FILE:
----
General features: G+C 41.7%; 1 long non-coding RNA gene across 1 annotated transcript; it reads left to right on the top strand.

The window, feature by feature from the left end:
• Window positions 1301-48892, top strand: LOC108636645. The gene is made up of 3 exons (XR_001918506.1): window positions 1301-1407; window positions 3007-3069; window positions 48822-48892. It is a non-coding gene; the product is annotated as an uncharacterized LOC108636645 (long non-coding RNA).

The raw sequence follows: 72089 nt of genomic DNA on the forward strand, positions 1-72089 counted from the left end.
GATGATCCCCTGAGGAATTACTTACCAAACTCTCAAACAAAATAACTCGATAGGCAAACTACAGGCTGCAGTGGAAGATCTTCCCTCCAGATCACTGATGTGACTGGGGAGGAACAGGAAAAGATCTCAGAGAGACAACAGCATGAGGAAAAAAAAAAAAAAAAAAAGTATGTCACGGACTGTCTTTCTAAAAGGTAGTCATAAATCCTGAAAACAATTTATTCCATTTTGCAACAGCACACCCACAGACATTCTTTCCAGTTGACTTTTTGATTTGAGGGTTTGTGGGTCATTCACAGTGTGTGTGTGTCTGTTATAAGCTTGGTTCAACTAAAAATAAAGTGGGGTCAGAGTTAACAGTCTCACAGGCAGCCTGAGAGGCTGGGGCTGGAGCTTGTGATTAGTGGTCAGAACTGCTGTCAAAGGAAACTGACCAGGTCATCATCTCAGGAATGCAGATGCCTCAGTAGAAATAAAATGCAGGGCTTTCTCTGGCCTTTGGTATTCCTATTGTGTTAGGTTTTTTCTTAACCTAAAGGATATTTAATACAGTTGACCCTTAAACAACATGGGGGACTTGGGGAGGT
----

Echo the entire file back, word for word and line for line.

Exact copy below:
General features: G+C 41.7%; 1 long non-coding RNA gene across 1 annotated transcript; it reads left to right on the top strand.

The window, feature by feature from the left end:
• Window positions 1301-48892, top strand: LOC108636645. The gene is made up of 3 exons (XR_001918506.1): window positions 1301-1407; window positions 3007-3069; window positions 48822-48892. It is a non-coding gene; the product is annotated as an uncharacterized LOC108636645 (long non-coding RNA).

The raw sequence follows: 72089 nt of genomic DNA on the forward strand, positions 1-72089 counted from the left end.
GATGATCCCCTGAGGAATTACTTACCAAACTCTCAAACAAAATAACTCGATAGGCAAACTACAGGCTGCAGTGGAAGATCTTCCCTCCAGATCACTGATGTGACTGGGGAGGAACAGGAAAAGATCTCAGAGAGACAACAGCATGAGGAAAAAAAAAAAAAAAAAAAGTATGTCACGGACTGTCTTTCTAAAAGGTAGTCATAAATCCTGAAAACAATTTATTCCATTTTGCAACAGCACACCCACAGACATTCTTTCCAGTTGACTTTTTGATTTGAGGGTTTGTGGGTCATTCACAGTGTGTGTGTGTCTGTTATAAGCTTGGTTCAACTAAAAATAAAGTGGGGTCAGAGTTAACAGTCTCACAGGCAGCCTGAGAGGCTGGGGCTGGAGCTTGTGATTAGTGGTCAGAACTGCTGTCAAAGGAAACTGACCAGGTCATCATCTCAGGAATGCAGATGCCTCAGTAGAAATAAAATGCAGGGCTTTCTCTGGCCTTTGGTATTCCTATTGTGTTAGGTTTTTTCTTAACCTAAAGGATATTTAATACAGTTGACCCTTAAACAACATGGGGGACTTGGGGAGGT